The Havoc just completed its second year, this year fielding teams in the age groups of 8U, 9U, 11U, 12U, 13U and 14U. Next fall the league will add 15U.
“In the future we hope to have teams up to age 17, multiple teams in each age group could be a possibility,” Smodilla said. “Each year we keep getting bigger … we have over 70 players now. My 13U team has played about 60 games this year.”
Havoc players come from five different Indiana counties, including Vigo, Parke, Clay, Sullivan and Vermillion.
“We’ve received interest for next year from players in Greencastle, Vincennes and Casey, Ill.,” Smodilla said. “We’re on the right track. The kids want an opportunity to play at a higher level and get better. This can only help the high school programs all around [the area] in the long run.”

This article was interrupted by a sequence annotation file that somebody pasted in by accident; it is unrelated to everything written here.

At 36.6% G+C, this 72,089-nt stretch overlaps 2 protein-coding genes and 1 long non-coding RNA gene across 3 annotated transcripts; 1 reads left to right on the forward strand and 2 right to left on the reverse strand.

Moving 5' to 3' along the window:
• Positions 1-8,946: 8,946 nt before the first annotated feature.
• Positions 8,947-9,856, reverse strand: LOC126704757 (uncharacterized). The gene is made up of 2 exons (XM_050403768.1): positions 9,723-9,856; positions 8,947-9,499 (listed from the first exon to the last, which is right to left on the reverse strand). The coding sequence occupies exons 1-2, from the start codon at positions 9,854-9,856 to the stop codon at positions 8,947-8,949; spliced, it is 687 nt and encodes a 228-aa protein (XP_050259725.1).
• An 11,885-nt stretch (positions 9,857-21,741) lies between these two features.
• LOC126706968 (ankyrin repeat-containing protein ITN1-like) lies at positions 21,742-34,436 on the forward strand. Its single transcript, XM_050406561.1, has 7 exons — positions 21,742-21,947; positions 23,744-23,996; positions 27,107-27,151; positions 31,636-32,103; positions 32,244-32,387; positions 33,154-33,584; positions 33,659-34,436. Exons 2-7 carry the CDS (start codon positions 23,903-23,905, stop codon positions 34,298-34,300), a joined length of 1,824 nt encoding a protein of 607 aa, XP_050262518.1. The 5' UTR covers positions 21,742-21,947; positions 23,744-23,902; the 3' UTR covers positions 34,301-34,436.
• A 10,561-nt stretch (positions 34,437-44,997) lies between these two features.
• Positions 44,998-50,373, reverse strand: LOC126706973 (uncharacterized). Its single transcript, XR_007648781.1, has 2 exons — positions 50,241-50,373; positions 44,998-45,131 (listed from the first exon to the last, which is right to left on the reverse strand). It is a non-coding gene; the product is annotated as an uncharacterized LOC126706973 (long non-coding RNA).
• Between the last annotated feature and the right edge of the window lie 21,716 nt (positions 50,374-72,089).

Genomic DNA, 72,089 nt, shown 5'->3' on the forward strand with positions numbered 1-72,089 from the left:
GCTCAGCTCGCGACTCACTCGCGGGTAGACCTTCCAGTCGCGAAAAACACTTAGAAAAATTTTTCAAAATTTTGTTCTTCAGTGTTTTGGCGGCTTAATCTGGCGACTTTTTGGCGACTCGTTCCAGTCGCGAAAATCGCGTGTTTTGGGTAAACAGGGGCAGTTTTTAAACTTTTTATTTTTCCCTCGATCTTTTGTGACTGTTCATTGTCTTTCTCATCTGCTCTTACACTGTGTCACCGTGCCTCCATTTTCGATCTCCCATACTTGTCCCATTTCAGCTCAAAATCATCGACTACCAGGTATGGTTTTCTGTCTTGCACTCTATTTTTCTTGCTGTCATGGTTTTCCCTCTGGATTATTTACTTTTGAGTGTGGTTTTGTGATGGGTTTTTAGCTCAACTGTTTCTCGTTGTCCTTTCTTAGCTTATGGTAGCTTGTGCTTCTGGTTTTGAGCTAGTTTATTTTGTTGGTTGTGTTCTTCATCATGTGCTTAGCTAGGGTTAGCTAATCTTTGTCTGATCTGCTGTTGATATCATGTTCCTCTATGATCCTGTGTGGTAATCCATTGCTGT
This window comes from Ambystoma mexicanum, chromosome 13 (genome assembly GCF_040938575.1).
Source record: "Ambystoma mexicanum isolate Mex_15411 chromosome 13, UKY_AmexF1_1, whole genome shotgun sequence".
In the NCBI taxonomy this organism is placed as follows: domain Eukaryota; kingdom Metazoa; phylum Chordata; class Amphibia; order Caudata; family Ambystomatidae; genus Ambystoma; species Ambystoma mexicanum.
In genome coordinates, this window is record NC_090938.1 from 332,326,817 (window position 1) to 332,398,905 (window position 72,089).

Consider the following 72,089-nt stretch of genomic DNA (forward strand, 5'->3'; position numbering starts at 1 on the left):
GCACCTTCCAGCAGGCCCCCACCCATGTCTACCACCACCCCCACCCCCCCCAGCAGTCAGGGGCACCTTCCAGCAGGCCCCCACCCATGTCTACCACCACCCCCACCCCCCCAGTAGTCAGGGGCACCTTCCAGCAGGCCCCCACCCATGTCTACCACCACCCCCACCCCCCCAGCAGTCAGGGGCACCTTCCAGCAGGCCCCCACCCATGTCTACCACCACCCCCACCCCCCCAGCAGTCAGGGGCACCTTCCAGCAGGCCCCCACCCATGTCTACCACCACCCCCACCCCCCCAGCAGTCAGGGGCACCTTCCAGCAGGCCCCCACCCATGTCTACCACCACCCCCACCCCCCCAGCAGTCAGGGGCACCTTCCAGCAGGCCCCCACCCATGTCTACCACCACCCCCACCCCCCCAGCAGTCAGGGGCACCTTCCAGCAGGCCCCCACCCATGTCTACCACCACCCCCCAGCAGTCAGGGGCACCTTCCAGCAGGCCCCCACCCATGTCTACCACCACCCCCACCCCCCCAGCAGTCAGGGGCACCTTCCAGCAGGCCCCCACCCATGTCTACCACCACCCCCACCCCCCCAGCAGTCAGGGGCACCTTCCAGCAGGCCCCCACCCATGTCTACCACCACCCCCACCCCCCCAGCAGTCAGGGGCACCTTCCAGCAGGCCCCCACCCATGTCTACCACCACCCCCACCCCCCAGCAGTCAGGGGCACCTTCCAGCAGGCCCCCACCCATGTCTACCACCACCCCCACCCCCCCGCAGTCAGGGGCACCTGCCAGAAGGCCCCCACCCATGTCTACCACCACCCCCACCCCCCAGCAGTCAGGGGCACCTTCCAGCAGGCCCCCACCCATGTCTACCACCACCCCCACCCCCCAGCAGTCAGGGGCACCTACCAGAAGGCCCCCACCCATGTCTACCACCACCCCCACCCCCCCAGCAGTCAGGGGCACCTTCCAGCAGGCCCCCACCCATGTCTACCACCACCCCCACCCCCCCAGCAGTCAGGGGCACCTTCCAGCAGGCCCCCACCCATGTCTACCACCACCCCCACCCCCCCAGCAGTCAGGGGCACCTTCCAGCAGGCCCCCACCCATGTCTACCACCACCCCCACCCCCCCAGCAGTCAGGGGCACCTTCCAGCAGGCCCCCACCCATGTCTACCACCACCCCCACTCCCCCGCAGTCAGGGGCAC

The Havoc teams use various playing fields for practice, including Northview, Gibault and Terre Haute North.
“It’s hard not having a dedicated facility, a lack of a home base,” Smodilla admitted. “But for beginning our third year, it’s not been too bad. There is a need and a desire for [travel], not just in Terre Haute, but around the area.”
Havoc teams have enjoyed much success this year, the 12U and 13U winning five tournaments apiece, the 8U and 11U teams each winning three titles. The 11U team recently won the USSSA World Series in Columbus, then was runner-up in the Grand Slam World Series in Panama City, Fla.
Just recently, the organization has dropped the Terre Haute designation and become the Indiana Havoc. “We’ll still be based out of Terre Haute,” Smodilla assured. “When we go to tournaments and people ask ‘where are you from?’ we’ll still say Terre Haute.”
Many programs suffer from parents who are only involved as long as their children are involved, but Smodilla says he and the Havoc are in it for the long haul.
“We’re going to be around a long time … have no intention to leave when my son goes out of the program,” he stated.